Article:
When last heard from, my first handspun sock yarn looked like this. It was a pretty color, but just a bit sober and practical. It looked nice with jeans. I think our Puritan forefathers would have approved.
I, on the other hand, wasn't so sure. I was pleased with how well the spinning had come out, and I liked the fiber, a blend of Blue-Faced Leicester and mohair. Somehow, though, I couldn't get excited about knitting it into a pair of socks. Maybe a pair of denim-colored socks just seemed too much like something I'd go to the store to buy because I needed them. Ho-hum. Oh, excuse me, I nearly dropped off to sleep there for a second. :)
I thought a first pair of handspun socks ought to be more fun than that. I started toying with the idea of overdyeing the yarn. Overdyeing can produce nice results, depending on how the old and new colors work out together. Of course, there's a risk of coming up with something muddy-looking instead. But I happened to have several packets of Kool-Aid drink mix on hand in Black Cherry, a flavor I hadn't tried dyeing anything with before. (Let's be honest; I certainly didn't buy it with any real intention of drinking pitcher after pitcher of Black Cherry Kool-Aid this summer.) I was feeling adventurous, and I decided to give it a go. I resolved to love the result no matter what it looked like.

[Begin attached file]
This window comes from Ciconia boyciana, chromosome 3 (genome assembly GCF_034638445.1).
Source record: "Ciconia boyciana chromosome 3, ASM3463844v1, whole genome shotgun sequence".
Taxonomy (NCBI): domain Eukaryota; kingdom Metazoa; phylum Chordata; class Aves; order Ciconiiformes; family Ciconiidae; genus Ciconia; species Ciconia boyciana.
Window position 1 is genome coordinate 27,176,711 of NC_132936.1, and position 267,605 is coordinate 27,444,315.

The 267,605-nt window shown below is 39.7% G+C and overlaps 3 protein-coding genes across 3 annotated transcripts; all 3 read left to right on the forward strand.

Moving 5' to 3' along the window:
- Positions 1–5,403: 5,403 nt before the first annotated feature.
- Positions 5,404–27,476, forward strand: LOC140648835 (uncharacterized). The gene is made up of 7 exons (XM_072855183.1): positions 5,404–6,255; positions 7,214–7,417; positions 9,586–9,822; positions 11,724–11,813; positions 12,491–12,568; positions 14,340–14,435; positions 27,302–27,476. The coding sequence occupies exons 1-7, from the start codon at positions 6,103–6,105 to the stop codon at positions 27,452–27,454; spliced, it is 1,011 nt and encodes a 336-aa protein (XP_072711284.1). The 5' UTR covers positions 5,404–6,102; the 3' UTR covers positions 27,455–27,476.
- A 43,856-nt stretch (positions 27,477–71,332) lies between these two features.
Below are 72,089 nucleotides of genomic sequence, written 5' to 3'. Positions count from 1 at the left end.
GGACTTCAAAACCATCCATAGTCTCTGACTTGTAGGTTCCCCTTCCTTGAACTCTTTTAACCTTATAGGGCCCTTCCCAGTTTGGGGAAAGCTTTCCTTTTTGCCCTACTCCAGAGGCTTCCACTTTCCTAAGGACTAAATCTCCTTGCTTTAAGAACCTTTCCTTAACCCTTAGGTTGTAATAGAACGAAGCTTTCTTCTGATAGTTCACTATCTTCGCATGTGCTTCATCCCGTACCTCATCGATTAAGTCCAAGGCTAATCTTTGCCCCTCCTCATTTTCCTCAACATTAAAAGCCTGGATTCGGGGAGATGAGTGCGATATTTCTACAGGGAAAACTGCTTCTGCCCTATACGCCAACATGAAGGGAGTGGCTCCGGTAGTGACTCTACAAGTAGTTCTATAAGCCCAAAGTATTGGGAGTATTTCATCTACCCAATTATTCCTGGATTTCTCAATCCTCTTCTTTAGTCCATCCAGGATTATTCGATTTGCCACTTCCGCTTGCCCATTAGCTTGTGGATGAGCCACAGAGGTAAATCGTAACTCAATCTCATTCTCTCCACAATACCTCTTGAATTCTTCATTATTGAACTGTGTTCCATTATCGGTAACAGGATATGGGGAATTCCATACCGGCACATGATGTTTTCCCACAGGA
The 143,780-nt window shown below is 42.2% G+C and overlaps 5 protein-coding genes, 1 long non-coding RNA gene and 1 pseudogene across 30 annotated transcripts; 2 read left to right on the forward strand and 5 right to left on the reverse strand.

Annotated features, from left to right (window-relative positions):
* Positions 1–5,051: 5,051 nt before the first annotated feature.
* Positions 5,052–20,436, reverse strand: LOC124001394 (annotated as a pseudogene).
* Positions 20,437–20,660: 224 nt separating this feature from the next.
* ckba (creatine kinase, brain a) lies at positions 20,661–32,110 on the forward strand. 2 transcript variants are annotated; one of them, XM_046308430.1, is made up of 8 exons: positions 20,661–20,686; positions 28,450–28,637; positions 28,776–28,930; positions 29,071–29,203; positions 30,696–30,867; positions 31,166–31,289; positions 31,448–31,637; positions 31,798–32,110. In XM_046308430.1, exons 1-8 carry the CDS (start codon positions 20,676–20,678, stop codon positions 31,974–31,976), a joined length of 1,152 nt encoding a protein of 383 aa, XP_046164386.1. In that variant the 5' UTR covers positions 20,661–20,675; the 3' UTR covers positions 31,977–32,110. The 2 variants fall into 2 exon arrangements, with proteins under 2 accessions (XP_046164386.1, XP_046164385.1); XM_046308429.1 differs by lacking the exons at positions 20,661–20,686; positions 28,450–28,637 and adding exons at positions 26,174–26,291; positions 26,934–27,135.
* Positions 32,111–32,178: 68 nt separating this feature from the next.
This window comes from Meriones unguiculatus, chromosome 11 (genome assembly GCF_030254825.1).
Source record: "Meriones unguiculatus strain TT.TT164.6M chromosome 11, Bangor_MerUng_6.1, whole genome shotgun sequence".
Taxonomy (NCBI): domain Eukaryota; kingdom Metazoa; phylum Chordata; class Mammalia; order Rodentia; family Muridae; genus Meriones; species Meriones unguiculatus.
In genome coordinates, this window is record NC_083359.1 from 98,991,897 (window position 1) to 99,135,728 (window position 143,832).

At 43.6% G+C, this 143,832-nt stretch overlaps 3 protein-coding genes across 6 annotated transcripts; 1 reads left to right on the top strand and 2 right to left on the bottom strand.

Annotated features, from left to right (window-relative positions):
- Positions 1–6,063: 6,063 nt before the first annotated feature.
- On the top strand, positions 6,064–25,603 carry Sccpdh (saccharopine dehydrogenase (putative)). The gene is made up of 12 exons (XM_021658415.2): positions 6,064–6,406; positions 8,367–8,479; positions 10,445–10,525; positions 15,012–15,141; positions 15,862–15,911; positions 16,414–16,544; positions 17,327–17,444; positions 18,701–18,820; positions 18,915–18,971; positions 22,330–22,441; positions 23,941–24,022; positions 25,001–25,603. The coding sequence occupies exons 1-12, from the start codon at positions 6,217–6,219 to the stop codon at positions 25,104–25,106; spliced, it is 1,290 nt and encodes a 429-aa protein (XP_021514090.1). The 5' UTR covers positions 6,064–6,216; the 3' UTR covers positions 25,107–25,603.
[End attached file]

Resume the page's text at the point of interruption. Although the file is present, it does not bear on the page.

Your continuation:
I consulted my latest favorite book on the subject, Teach Yourself Visually: Hand-Dyeing, by Barbara Parry, the colorist behind Foxfire Fiber. (Wonderful book.) I made a simmering potion with four packets of Kool-Aid and the nice blue yarn and hoped for the best.
And it worked like a charm. It came out like this, not muddy at all, but a deep purplish cranberry color.
In fact, everything went much better than in my earlier experiment a while back dyeing unspun fiber with Kool-Aid. That first time, the loose locks of wool didn't want to take up the dye and were still shedding color in the rinse-water afterward. I concluded eventually that the mostly-unprocessed wool still had a lot of lanolin in it that interfered with the bonding of the dye. This time, by contrast, the wool seemed to vacuum up intense color as soon as the water hit the right temperature. It made me feel like a pro.
The new color has agreeable variations that you can sort of see here. In the original blue color, I had noticed that it looked like only the wool had been dyed, while the blended-in mohair fibers had been left a natural off-white. I think that's what gives the new color its depth. It's a truer dark cherry red where the Kool-Aid dyed the natural-colored fiber and a purply cranberry where it struck the blue.
I find it ravishing. All of a sudden, the thought of knitting this yarn into socks seems a lot more interesting to me.
I'm just not so sure how well it's going to go with jeans. :)